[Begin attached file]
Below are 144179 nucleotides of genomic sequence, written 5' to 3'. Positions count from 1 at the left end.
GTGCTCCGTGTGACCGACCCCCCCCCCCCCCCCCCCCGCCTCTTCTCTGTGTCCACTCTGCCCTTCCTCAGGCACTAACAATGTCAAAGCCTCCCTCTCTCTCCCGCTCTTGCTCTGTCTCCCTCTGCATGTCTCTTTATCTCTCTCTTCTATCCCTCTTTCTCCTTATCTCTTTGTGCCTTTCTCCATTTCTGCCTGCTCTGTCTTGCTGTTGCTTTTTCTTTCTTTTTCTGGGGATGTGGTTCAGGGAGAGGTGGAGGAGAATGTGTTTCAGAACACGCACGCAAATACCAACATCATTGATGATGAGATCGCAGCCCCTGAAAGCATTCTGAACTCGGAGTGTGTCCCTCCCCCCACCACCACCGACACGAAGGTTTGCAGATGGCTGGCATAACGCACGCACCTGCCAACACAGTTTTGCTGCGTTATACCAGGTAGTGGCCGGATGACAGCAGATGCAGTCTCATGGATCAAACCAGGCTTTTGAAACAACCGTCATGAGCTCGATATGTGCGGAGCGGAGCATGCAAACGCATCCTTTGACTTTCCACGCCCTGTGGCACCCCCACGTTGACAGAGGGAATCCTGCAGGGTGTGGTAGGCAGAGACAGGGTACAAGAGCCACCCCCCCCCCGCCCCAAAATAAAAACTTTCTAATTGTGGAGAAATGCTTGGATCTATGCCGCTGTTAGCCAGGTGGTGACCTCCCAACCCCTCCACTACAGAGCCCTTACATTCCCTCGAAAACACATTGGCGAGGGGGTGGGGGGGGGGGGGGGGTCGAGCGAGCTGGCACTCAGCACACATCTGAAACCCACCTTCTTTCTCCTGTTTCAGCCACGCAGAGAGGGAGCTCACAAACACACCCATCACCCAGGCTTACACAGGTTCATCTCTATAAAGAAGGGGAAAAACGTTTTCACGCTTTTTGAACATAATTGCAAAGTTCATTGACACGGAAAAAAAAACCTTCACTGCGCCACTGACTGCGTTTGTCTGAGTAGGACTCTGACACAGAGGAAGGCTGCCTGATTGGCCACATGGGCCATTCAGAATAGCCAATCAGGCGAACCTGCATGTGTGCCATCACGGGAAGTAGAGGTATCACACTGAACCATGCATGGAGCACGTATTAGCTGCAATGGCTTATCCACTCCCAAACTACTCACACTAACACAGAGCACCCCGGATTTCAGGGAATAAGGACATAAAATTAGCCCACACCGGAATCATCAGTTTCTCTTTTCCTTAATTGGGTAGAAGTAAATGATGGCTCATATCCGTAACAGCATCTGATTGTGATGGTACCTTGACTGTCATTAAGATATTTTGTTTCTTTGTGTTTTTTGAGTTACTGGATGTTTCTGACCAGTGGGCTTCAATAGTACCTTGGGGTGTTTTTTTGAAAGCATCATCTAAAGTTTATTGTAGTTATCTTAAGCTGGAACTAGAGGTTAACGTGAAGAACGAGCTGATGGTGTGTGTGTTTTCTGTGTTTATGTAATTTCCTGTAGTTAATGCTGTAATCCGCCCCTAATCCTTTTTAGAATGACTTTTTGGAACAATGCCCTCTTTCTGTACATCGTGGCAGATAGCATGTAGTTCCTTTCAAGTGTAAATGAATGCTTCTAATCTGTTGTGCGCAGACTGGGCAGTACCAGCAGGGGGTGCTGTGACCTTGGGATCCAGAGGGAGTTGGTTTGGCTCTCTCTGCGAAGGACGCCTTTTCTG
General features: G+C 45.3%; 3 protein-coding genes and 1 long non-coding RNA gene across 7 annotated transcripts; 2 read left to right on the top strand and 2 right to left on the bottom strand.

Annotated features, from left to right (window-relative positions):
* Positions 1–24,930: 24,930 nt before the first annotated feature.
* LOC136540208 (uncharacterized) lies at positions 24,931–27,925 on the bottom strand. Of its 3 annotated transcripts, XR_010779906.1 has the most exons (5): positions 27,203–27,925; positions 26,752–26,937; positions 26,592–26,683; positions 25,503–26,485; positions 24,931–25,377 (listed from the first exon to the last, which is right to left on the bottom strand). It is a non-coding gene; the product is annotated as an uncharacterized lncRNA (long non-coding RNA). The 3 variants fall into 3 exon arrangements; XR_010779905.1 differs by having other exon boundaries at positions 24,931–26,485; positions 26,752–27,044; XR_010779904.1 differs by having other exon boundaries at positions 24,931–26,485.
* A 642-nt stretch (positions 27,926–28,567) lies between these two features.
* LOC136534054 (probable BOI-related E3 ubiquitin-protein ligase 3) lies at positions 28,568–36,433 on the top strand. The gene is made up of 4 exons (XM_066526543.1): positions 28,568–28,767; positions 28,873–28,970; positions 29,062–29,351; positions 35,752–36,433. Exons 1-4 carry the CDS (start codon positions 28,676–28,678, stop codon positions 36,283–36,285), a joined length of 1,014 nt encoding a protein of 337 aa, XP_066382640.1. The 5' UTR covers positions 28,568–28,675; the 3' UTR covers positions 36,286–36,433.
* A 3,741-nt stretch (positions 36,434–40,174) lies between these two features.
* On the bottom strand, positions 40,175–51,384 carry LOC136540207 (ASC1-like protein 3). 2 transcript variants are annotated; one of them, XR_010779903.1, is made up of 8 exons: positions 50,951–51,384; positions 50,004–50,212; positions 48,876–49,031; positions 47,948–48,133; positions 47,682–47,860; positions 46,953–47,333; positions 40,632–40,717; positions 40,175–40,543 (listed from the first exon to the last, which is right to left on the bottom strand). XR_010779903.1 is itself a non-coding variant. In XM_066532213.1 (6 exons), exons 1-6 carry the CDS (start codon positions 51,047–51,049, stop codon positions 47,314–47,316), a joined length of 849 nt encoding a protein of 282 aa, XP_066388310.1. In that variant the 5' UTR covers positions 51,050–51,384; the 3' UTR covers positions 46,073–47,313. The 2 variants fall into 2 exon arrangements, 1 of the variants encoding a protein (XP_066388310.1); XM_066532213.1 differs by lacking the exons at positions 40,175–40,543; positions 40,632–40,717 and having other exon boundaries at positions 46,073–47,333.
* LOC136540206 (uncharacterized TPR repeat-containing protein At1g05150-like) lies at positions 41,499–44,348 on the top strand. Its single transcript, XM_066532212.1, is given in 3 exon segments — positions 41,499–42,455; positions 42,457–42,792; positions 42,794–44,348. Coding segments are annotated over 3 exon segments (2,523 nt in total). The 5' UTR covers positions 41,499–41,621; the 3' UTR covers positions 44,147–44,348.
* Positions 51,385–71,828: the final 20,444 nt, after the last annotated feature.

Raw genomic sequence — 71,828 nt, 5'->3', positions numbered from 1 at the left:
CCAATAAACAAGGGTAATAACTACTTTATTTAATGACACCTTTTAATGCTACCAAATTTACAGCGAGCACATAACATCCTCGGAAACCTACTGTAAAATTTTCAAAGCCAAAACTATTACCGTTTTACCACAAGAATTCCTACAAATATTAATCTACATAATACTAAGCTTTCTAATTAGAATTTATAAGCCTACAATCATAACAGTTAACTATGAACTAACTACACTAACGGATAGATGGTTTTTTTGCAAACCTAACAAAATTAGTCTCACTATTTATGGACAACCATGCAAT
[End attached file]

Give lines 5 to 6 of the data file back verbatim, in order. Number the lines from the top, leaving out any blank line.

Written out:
* Positions 1–24,930: 24,930 nt before the first annotated feature.
* LOC136540208 (uncharacterized) lies at positions 24,931–27,925 on the bottom strand. Of its 3 annotated transcripts, XR_010779906.1 has the most exons (5): positions 27,203–27,925; positions 26,752–26,937; positions 26,592–26,683; positions 25,503–26,485; positions 24,931–25,377 (listed from the first exon to the last, which is right to left on the bottom strand). It is a non-coding gene; the product is annotated as an uncharacterized lncRNA (long non-coding RNA). The 3 variants fall into 3 exon arrangements; XR_010779905.1 differs by having other exon boundaries at positions 24,931–26,485; positions 26,752–27,044; XR_010779904.1 differs by having other exon boundaries at positions 24,931–26,485.